The Humane Movement Goes to Hollywood to Protect Horses
by Kristin Berkery
At the turn of the 20th century, horses were often viewed as unfeeling, disposable animals. They were the means to an end — useful for transporting people and goods, producing crops, and in Hollywood, for adding dramatic flair to movies. Especially on early movie sets, there was little regard for horses’ fates.
Made in 1936, The Charge of the Light Brigade was one of the first movies to raise awareness of horses’ treatment in the film industry. Actor Errol Flynn was appalled and spoke out when he saw several horses (one report says 25 or more) die or be destroyed as a result of the epic battle scene. To make it appear that the horses and riders were shot by enemy fire, the filmmakers rigged wires to trip the horses while they were running at full speed. Some horses broke their necks and died instantly while others broke legs and were euthanized.
Unfortunately it took the public a few more years to become aware of these kinds of movie-making tricks. The film Jesse James (1939) starring Tyrone Power resulted in the death of two horses that were ridden over a cliff so the director could capture their spectacular falls. The following year the film Northwest Mounted Police had two horses die on set. The movie-going public protested the horses’ deaths in those films, resulting in the creation of the first guidelines for protecting performing animals.
The American Humane Assocation (AHA) was founded in 1877 when delegates from 27 animal-protection societies from around the country met to address inhumane farm conditions. A few years later the organization added the welfare of children to its mission and in 1921 lobbied to protect child actors. After the 1940 public outcry against the mistreatment of horses on movie sets, the AHA worked with the Motion Picture Producers and Distributors Association, now called the Motion Picture Association of America, to establish protections for animals on film and put AHA monitors on movie sets.
While directors often felt their creativity was inhibited by having AHA representatives on set, stuntmen and horses both benefited because it was much safer for a stuntman to perform on a horse that was trained to do tricks. The Hollywood “falling horse” was in demand for its ability to learn stunts quickly and perform them dramatically. Since it could take a year or more to train a good falling horse, the best horses often appeared in many films. Coco, a stunt mare owned and trained by Jack Williams, was known for her signature pirouette when taken into a fall. Because of her talents, Coco made movies for 20 years — but the long career didn’t leave her broken like many human stunt performers. She retired on Williams’ ranch and lived well into her 30s.
Trained stunt horses were often painted different colors to portray various roles, sometimes in the same film. According to Hollywood Hoofbeats by Petrine Day Mitchum, the chestnut gelding Cocaine was painted black for the film The Wonderful Country (1959) and with varying white patterns when depicting several Comanche Indian ponies in the Ronald Reagan film The Last Outpost (1951). Cocaine lived to be nearly 32 years old and earned an American Humane Association Craven Award for Best Stunt Horse for his role in the John Wayne flick Hondo (1953).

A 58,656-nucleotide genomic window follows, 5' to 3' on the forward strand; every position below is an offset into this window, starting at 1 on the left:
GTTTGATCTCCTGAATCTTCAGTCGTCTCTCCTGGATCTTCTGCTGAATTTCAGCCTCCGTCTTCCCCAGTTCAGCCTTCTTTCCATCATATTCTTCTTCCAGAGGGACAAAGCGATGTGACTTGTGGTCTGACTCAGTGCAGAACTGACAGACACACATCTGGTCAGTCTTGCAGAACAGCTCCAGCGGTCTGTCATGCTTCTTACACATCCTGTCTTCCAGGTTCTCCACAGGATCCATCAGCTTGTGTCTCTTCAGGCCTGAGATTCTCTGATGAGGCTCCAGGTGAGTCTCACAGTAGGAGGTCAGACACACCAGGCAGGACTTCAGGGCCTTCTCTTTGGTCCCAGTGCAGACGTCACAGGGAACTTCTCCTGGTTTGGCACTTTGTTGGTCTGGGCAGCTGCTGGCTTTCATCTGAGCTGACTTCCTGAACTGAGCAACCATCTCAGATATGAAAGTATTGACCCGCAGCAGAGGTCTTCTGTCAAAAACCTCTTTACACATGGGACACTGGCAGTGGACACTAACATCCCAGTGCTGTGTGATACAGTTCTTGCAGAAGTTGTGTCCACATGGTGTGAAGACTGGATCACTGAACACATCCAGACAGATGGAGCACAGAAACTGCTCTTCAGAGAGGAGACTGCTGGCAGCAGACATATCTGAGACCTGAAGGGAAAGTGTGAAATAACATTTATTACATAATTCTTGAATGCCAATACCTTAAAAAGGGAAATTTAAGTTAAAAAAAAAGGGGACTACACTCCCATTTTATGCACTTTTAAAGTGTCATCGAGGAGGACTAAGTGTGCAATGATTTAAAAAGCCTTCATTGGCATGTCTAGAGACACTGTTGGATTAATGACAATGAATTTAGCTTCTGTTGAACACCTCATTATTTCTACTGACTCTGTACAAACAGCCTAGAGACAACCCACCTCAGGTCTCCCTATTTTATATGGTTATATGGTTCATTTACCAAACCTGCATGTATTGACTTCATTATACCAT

Unfortunately the codes established to protect animals on film were made voluntary in 1966 and horses’ lives were at risk on the set again. Directors could keep AHA representatives from monitoring animal safety during production. In 1969’s The Wild Bunch, stuntmen prepared for a dangerous scene where five horses and riders fell into a river after the bridge they were on exploded and collapsed. Because of the stunt riders’ professionalism, everyone made it through the scene without injury.
The film that forced the movie industry to return to animal safety standards was Heaven’s Gate (1980). A critical and commercial flop about the battles between Wyoming cattle ranchers and immigrants in the late 19th century, the movie resulted in the death of four horses, including one killed in an explosion, according to the American Humane Association. Actors on the set feared for their own well-being during the shooting of the climactic battle scene. In response to public outcry, the Screen Actors Guild (SAG) began working with the AHA to put safety representatives on the set of every SAG domestic production using animals. (Reality shows and international productions are subjected to AHA’s monitoring only through special arrangements.)
Today, when a movie featuring animals is monitored and approved by the AHA it’s given the right to use the trademarked phrase “No Animals Were Harmed” in the end credits. But having AHA representatives on-set doesn’t guarantee the safety of all animal performers. The 2006 film Flicka had two horse deaths during production, which were investigated by the American Humane Association and determined to be unpreventable accidents. The Los Angeles Department of Animal Services conducted its own investigation into one of the deaths and agreed with the AHA. As a result, the film could only put the statement “The American Humane Association monitored the animal action” in the end credits.
Because of technology advances in filmmaking, the AHA encourages directors to use computer-generated images or mechanical “animal substitutes” in any scene where an animal might be at risk of injury. A scene like the bridge explosion in The Wild Bunch would be shot much differently today. Steven Spielberg’s War Horse (2011) is a good example of how mechanical and digital horses are used to create convincing images on screen while keeping real horses safe.
The video below has interviews with the horse handlers on the set of War Horse and mentions the production crew’s work with the American Humane Association.